Minimising the welfare cost of climate change requires effective adaptation policies. Consequently, the EU strategy on climate change adaptation prioritises the creation of ‘frameworks, models and tools to support decision-making and to assess [the effectiveness of] various adaptation measures’. Accurate measurement of welfare cost is a prerequisite for effective policy prioritisation. The current state of the art quantifies welfare costs using aggregated methodologies. This has been shown to bias cost estimation and does not capture the socioeconomic distribution of welfare impacts. This bias may therefore affect the effectiveness of adaptation measures. Integrating climate impact models (with which Prof Lotze-Campen and the Potsdam Institute for Climate Impact Research [PIK] are experts) with Spatial Microsimulation (SM) modelling (with which the experienced researcher, Dr. Farrell, is an expert) provides a framework to estimate micro-level welfare impacts and thus overcome these deficiencies. Furthermore, this project integrates these estimates into decision-making models to aid policy.
This project provides: (1) a timely contribution; (2) a strong multidisciplinary focus; (3) a transfer of SM knowledge to PIK, improving their ability to quantify the welfare impacts of climate change; (4) strong training in climate science and decision-making tools for Dr. Farrell; (5) strong communication/dissemination strategy drawing on resources of Dr. Farrell and PIK.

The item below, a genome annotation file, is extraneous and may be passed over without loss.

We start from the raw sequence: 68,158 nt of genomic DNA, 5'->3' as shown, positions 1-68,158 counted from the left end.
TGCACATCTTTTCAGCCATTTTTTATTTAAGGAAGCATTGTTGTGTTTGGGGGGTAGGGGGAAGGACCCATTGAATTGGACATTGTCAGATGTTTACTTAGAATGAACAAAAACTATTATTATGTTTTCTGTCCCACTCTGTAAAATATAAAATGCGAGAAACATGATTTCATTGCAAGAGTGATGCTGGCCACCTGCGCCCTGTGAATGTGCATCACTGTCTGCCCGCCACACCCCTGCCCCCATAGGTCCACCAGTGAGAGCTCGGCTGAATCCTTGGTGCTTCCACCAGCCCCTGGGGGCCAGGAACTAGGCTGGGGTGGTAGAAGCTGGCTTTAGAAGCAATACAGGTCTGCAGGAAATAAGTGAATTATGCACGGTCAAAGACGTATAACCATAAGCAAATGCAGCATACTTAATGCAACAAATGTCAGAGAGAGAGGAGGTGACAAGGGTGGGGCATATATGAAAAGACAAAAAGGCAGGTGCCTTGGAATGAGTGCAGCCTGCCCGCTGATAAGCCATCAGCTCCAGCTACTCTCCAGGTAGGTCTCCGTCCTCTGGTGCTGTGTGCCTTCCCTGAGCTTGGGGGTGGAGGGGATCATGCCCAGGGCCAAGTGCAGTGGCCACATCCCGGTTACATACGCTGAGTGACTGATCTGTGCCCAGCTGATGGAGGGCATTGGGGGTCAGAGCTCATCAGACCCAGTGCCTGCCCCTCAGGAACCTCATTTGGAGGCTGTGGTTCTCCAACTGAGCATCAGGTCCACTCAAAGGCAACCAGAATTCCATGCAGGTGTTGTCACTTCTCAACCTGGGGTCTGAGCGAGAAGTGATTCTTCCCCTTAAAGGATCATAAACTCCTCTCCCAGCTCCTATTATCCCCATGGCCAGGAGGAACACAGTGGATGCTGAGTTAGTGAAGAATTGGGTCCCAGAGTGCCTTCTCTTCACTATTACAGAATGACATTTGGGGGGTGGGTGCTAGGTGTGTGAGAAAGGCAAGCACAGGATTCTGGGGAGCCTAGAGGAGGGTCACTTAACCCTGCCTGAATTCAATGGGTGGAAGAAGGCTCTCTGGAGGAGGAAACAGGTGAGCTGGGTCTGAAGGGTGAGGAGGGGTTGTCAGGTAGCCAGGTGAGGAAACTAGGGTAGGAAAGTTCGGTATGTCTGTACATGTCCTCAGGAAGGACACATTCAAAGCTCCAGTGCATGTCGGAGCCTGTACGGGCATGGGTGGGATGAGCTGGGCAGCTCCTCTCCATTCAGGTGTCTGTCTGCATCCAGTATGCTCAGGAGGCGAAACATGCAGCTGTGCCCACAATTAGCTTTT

The value of this project is in the collaborative opportunities provided by the research fellowship. PIK provides the best possible opportunities for mentorship and training/professional development for Dr. Farrell. This establishes Dr. Farrell as the leading expert in an emerging field of micro-based welfare estimation of climate change impacts and, coupled with the integration of the research networks of Dr. Farrell and PIK, provides a platform through which many further career developments are possible.
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